(D) performance of the contract or subcontract.

This statutory right is also implemented in FAR 52.215-2.

To enforce these rights, Congress has given the Director of DCAA the authority to issue subpoenas if a contractor refuses to grant DCAA access to the records covered by 10 U.S.C [section] 2313(a) (1) and (2) and FAR 52.215-2. These subpoenas are enforceable in United States District Court.

Government contractors should also be aware of the scope of their certification of indirect costs. In this regard, 10 U.S.C. [section] 2324 and FAR 52.242-4 require a contractor to certify that its proposal to establish final indirect cost rates does not contain any unallowable costs to the best of the contractor's knowledge and belief. The statute and FAR 52.242-3 also call for the imposition of penalties if the proposal contains expressly unallowable costs. However, the certification requirement and penalties provisions do not apply to subcontracts, but only prime contracts. Even then, not all prime contracts are subject to these provisions. Instead, only covered contracts are subject to these provisions. For these purposes, the statute defines "covered contract" to mean "a contract for an amount in excess of $500,000 that is entered into by the head of an agency, except that such term does not include a fixed-price contract without cost incentives or any firm fixed-price contract for the purchase of commercial items." The DCAA CAM recognizes these limitations.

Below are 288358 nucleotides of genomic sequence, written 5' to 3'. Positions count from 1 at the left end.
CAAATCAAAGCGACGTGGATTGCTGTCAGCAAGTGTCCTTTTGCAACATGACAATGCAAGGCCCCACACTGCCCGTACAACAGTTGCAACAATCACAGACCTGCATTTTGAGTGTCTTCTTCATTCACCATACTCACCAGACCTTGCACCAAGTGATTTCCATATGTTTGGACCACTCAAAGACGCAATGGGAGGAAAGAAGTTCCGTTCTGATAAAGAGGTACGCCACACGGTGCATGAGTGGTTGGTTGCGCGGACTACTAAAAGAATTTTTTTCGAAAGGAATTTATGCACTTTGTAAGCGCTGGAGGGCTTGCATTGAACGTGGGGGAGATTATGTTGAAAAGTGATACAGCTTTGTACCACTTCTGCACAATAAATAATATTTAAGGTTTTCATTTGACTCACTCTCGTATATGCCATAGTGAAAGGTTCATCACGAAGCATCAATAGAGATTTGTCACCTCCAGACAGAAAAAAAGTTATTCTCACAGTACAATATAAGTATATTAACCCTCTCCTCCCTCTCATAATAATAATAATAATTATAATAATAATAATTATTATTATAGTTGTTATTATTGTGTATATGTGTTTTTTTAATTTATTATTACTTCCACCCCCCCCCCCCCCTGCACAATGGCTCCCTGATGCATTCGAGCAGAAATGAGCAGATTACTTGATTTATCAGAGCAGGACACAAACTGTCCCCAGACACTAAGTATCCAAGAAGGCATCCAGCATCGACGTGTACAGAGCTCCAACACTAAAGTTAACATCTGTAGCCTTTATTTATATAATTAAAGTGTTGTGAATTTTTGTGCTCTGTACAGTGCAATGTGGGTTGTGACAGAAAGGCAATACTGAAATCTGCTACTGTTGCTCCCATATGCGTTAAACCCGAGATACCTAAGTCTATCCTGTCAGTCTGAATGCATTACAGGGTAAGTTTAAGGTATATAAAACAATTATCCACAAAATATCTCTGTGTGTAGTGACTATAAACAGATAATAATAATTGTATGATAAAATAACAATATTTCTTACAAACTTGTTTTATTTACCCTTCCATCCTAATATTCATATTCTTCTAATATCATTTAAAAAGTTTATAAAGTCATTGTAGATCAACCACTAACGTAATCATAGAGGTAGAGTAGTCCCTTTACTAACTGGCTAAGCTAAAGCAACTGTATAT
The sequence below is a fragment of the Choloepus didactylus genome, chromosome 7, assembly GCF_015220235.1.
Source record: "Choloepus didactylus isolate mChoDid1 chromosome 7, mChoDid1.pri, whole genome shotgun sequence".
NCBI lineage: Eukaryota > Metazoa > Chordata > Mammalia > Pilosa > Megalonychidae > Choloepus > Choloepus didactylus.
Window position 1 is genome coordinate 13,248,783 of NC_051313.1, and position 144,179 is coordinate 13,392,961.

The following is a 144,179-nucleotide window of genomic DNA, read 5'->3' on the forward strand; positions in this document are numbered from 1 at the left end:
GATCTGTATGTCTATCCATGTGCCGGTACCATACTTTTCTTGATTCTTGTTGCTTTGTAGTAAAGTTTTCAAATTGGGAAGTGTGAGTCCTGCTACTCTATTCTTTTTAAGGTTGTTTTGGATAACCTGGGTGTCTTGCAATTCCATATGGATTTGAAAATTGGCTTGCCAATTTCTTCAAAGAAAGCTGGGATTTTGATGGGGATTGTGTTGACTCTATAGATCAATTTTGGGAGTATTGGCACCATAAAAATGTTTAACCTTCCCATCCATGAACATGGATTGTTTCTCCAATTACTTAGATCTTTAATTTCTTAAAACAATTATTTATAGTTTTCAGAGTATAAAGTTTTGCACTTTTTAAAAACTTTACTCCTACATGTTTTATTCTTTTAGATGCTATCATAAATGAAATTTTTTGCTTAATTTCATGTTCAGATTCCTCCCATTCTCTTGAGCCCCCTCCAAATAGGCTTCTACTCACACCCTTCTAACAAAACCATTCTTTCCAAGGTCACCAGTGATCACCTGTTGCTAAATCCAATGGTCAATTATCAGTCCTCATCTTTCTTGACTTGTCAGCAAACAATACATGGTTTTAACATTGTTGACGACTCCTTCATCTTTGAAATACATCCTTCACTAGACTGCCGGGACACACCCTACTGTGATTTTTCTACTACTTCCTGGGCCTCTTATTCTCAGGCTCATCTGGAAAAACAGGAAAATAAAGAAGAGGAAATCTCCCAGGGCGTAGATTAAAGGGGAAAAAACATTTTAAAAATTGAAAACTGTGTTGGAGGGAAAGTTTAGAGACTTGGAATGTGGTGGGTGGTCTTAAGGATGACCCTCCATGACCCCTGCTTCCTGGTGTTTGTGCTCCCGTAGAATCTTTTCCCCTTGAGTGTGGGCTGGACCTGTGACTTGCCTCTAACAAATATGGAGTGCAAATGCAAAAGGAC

However, occasionally, you will encounter an auditor who is not aware of them or the CAM provisions.